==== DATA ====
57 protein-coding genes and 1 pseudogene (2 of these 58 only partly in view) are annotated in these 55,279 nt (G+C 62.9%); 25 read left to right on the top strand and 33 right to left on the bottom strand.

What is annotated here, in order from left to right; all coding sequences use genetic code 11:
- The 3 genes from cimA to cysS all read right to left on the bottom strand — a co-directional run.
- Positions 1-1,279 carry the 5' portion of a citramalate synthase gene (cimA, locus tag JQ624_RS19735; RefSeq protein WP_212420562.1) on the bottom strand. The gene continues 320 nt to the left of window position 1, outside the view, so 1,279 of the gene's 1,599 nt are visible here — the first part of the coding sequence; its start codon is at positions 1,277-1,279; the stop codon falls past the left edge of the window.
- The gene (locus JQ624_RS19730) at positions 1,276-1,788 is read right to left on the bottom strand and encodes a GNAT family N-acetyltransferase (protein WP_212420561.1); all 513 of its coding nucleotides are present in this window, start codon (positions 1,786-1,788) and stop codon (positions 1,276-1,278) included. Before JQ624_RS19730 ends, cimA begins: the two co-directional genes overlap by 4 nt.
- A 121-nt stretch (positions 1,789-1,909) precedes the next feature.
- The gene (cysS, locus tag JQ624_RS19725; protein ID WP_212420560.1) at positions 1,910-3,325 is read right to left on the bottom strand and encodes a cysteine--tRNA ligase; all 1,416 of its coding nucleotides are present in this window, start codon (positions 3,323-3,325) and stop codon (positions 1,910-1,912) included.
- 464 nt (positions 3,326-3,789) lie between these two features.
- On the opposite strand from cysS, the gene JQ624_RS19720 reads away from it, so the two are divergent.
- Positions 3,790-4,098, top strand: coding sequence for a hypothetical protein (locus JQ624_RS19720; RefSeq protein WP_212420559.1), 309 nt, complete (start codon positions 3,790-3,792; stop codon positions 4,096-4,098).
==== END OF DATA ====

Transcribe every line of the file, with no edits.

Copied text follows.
57 protein-coding genes and 1 pseudogene (2 of these 58 only partly in view) are annotated in these 55,279 nt (G+C 62.9%); 25 read left to right on the top strand and 33 right to left on the bottom strand.

What is annotated here, in order from left to right; all coding sequences use genetic code 11:
- The 3 genes from cimA to cysS all read right to left on the bottom strand — a co-directional run.
- Positions 1-1,279 carry the 5' portion of a citramalate synthase gene (cimA, locus tag JQ624_RS19735; RefSeq protein WP_212420562.1) on the bottom strand. The gene continues 320 nt to the left of window position 1, outside the view, so 1,279 of the gene's 1,599 nt are visible here — the first part of the coding sequence; its start codon is at positions 1,277-1,279; the stop codon falls past the left edge of the window.
- The gene (locus JQ624_RS19730) at positions 1,276-1,788 is read right to left on the bottom strand and encodes a GNAT family N-acetyltransferase (protein WP_212420561.1); all 513 of its coding nucleotides are present in this window, start codon (positions 1,786-1,788) and stop codon (positions 1,276-1,278) included. Before JQ624_RS19730 ends, cimA begins: the two co-directional genes overlap by 4 nt.
- A 121-nt stretch (positions 1,789-1,909) precedes the next feature.
- The gene (cysS, locus tag JQ624_RS19725; protein ID WP_212420560.1) at positions 1,910-3,325 is read right to left on the bottom strand and encodes a cysteine--tRNA ligase; all 1,416 of its coding nucleotides are present in this window, start codon (positions 3,323-3,325) and stop codon (positions 1,910-1,912) included.
- 464 nt (positions 3,326-3,789) lie between these two features.
- On the opposite strand from cysS, the gene JQ624_RS19720 reads away from it, so the two are divergent.
- Positions 3,790-4,098, top strand: coding sequence for a hypothetical protein (locus JQ624_RS19720; RefSeq protein WP_212420559.1), 309 nt, complete (start codon positions 3,790-3,792; stop codon positions 4,096-4,098).